Oct Housing Starts totaled 529k annualized, well below forecasts of 600k and down from 592k in Sept. It’s the lowest level of starts since April and the drop in Permits show that it won’t pick up so soon. Permits were 552k annualized, 28k below forecasts and down 23k from Sept. I put a big caveat on this Oct data as the uncertainty over whether the tax credit was going to be extended certainly influenced behavior both on the buyers and builders standpoint. With that said, with a national housing market that still has too much inventory, a slowdown in starts is welcome.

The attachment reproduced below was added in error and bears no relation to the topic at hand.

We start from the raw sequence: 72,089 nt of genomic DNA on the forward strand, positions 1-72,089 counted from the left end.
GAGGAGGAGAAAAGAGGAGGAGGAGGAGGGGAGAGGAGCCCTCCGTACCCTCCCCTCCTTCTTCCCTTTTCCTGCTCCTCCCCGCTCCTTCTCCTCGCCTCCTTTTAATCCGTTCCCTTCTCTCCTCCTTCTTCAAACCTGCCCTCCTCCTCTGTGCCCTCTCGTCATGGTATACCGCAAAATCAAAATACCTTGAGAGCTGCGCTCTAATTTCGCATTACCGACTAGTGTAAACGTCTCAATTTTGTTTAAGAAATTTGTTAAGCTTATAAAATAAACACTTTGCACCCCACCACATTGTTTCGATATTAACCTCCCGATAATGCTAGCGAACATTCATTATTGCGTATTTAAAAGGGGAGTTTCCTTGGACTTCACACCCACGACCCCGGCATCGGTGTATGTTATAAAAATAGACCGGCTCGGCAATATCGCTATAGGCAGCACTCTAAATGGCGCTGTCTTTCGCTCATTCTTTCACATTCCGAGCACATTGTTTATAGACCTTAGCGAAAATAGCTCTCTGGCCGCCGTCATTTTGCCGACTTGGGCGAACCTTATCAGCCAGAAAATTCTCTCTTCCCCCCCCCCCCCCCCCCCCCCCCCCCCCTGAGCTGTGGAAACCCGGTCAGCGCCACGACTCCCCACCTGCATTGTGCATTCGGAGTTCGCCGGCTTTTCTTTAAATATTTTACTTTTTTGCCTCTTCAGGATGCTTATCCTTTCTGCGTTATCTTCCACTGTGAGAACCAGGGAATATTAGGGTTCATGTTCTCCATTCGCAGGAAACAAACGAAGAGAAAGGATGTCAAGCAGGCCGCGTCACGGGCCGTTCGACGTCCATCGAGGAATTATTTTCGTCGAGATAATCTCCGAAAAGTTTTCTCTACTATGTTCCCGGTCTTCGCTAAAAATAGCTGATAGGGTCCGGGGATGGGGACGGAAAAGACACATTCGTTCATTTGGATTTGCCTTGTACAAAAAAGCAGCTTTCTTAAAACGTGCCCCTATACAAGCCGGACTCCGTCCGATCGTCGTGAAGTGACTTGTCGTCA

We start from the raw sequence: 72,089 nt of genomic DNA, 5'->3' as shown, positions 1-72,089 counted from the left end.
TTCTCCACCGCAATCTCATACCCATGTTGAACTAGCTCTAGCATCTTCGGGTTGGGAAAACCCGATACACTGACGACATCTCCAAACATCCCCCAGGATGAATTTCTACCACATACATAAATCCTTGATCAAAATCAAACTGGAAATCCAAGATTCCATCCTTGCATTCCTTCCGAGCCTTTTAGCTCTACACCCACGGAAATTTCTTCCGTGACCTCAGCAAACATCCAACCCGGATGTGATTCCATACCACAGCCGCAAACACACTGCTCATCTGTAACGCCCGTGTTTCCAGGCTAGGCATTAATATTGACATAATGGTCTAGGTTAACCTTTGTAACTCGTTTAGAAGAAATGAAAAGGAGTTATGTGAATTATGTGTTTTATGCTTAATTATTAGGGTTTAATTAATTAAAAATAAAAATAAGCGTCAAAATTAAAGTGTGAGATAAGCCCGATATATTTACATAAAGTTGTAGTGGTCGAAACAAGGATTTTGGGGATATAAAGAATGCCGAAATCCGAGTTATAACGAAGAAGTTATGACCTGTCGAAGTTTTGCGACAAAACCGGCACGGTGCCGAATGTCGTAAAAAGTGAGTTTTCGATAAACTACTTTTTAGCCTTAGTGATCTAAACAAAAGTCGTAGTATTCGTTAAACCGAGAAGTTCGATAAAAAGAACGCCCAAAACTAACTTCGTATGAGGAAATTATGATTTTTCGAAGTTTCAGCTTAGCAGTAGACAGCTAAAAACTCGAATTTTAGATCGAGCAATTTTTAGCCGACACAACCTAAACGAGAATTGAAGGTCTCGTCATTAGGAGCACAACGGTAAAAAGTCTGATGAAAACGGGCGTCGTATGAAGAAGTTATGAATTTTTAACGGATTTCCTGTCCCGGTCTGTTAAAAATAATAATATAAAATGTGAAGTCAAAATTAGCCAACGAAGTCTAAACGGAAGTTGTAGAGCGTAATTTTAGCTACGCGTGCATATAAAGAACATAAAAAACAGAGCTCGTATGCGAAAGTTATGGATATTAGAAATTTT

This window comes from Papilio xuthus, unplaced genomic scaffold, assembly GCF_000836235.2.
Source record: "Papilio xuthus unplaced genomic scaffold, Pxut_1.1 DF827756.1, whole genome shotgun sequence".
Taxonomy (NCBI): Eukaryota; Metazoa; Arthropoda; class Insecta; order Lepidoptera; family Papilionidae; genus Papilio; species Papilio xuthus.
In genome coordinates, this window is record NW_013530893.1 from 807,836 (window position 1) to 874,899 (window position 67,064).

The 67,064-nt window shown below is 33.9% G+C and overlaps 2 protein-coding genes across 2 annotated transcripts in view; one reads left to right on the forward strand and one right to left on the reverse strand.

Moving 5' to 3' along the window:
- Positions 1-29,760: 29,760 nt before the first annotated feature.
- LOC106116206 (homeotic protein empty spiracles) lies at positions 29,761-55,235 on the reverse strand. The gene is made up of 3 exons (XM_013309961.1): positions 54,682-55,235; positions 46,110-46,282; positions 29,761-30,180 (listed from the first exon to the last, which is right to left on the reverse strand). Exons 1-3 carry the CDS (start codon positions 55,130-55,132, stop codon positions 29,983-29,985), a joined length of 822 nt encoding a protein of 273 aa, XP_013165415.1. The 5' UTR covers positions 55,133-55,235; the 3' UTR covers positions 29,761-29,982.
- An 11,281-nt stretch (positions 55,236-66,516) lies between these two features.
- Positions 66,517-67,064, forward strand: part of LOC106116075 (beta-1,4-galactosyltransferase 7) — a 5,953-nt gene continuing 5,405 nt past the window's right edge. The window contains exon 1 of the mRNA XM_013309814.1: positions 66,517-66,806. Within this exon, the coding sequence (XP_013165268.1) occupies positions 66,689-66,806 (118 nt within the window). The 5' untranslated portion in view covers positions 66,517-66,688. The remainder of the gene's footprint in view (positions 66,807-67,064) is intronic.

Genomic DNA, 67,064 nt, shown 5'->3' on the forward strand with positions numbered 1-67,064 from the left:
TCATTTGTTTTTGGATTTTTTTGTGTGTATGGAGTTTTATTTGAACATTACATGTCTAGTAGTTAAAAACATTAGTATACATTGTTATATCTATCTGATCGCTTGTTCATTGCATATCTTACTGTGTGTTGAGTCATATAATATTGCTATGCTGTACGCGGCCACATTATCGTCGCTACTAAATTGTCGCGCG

Oct CPI rose .3% headline and .2% core, both .1% above expectations. Y/o/Y, CPI is down .2%, the smallest rate of decline since Feb ’09. The core rate is now up 1.7% y/o/y, the highest since June. Helping to boost the core rate was a 1.6% rise in new vehicle prices and a 3.4% gain in used cars and trucks. Let’s thank the Clunker plan for that as the rest of us now have to pay higher prices for our cars. The headline reading was boosted by a 1.5% rise in energy prices. Owners Equivalent Rent was flat and makes up 24% of the CPI and rents fell by .1%. Apparel prices fell by .4%. Medical care rose by .2%. Overall commodity prices rose by .5%, led by the rise in energy. Bottom line, the inflation readings over the next 6 months will only get worse (meaning higher) as the y/o/y comparisons get very easy and persistent US$ weakness and higher commodity prices work its way through the economic inflation stats with the degree being the only question.